Polestar has teamed up with Intel-owned Mobileye to deliver limited self-driving capability in its cars.
The Swedish performance EV brand on Friday announced that its Polestar 4 compact crossover will be equipped with Mobileye’s SuperVision automated driver-assist system and eventually a more advanced system known as the Chauffeur.
SuperVision will be fitted to the Polestar 4 from the start of sales. The system can currently handle a variety of road and traffic situations in hands-free mode but requires the driver to monitor the road at all times and be ready to take action if necessary. This means it still ranks at Level 2 on the SAE scale of self-driving capability.
Specific functions of SuperVision include the ability for a car to follow a navigation route selected by the driver, change lanes, and pass slower moving vehicles on multi-lane roads. SuperVision can also handle certain parking situations.
Level 3 is the first level where the driver is freed from monitoring the road, though only for brief moments. Level 4 is the first level where the driver can avoid monitoring the road for extended periods, though only within set conditions. Level 5 is the ultimate goal. It means a system that can equal the performance of a human driver.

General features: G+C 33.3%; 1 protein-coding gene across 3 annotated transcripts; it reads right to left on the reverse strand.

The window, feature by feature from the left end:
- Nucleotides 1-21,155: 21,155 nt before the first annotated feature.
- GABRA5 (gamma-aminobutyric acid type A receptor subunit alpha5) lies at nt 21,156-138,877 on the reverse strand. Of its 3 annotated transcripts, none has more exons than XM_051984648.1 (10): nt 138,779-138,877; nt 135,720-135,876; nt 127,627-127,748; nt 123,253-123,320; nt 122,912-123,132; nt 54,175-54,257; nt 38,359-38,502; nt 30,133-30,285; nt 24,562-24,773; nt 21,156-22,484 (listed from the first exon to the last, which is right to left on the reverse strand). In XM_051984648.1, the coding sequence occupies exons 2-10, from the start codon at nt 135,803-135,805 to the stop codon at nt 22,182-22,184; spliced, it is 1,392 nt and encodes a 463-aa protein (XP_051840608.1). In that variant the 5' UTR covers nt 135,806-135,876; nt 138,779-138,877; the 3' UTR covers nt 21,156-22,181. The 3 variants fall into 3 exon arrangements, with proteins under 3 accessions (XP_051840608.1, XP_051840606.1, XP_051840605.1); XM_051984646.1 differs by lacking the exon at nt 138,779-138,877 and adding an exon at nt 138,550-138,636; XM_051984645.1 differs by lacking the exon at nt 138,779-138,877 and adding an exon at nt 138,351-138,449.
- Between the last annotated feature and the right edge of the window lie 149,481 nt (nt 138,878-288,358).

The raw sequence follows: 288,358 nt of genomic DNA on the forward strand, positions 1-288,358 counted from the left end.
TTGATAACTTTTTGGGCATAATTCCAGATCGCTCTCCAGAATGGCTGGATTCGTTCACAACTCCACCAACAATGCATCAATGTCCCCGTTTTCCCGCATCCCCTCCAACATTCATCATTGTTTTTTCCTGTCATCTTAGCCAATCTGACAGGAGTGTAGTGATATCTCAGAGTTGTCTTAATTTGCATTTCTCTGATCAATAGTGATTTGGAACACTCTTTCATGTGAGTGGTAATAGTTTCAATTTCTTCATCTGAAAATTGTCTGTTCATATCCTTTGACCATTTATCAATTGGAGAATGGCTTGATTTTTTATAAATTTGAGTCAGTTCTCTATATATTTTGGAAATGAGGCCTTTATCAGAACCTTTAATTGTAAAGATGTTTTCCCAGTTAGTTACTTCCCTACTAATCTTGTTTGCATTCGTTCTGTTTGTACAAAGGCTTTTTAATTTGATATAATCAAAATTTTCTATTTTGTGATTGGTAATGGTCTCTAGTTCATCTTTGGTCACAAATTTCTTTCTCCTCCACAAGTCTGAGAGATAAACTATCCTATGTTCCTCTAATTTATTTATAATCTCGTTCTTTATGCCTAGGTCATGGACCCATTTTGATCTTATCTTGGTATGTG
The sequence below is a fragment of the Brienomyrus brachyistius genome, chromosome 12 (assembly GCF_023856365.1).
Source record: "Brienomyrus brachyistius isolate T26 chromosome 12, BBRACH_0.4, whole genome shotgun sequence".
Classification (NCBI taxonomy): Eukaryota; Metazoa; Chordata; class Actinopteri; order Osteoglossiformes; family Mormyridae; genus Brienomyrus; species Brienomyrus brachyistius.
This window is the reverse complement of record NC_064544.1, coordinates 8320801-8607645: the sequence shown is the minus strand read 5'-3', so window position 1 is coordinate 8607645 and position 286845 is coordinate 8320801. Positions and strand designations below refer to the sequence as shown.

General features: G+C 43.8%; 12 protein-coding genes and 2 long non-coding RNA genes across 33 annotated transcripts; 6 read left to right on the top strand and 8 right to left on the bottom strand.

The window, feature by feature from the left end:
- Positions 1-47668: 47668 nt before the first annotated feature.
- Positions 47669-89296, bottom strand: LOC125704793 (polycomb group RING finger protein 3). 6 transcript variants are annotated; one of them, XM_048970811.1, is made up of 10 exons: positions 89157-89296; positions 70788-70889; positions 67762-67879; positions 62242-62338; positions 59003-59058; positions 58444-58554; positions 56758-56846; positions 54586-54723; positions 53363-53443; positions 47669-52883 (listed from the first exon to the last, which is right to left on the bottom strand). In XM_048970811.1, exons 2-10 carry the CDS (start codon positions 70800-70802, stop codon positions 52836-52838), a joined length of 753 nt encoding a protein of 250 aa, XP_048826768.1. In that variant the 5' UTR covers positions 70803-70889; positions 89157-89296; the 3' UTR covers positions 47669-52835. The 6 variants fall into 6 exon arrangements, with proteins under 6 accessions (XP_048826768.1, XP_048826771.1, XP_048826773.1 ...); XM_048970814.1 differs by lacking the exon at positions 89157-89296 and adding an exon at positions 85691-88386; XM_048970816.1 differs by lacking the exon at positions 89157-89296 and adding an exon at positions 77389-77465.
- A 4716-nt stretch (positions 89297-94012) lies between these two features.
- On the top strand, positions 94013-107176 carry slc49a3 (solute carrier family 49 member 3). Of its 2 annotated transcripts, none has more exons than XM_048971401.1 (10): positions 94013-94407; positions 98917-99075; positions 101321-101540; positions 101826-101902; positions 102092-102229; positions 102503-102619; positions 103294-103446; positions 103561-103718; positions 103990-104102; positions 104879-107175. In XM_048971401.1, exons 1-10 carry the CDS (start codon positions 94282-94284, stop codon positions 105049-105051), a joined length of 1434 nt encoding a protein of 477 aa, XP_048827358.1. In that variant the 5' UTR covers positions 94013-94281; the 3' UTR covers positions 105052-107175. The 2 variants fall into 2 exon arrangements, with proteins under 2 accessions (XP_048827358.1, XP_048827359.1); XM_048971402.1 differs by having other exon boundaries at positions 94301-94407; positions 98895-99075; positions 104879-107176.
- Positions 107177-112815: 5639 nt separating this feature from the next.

Polestar said its 4 crossover will be fitted with the more advanced Chauffeur system in “the coming years.” This system will offer eyes-off driving on highways, though Polestar didn’t say in what conditions. Mercedes-Benz already offers a Level 3 system for highways known as Drive Pilot, though it only functions in specific regions and within set speed bands.
The Polestar 4 will be built in China and start sales there later this year. It’s due in the U.S. next year as a 2025 model, and Polestar previously hinted at a starting price of around $60,000.
Polestar said the 3 mid-size SUV that’s also due next year won’t feature Mobileye’s driver-assist technology as the 3 is based on a different platform than the 4. However, Polestar said it plans to eventually add Mobileye’s technology to more of its vehicles.
“We know that driving yourself is not always fun and exciting—this technology means our customers could enable autonomous driving when they want, making all future journeys enjoyable,” Thomas Ingenlath, Polestar’s CEO, said in a statement.
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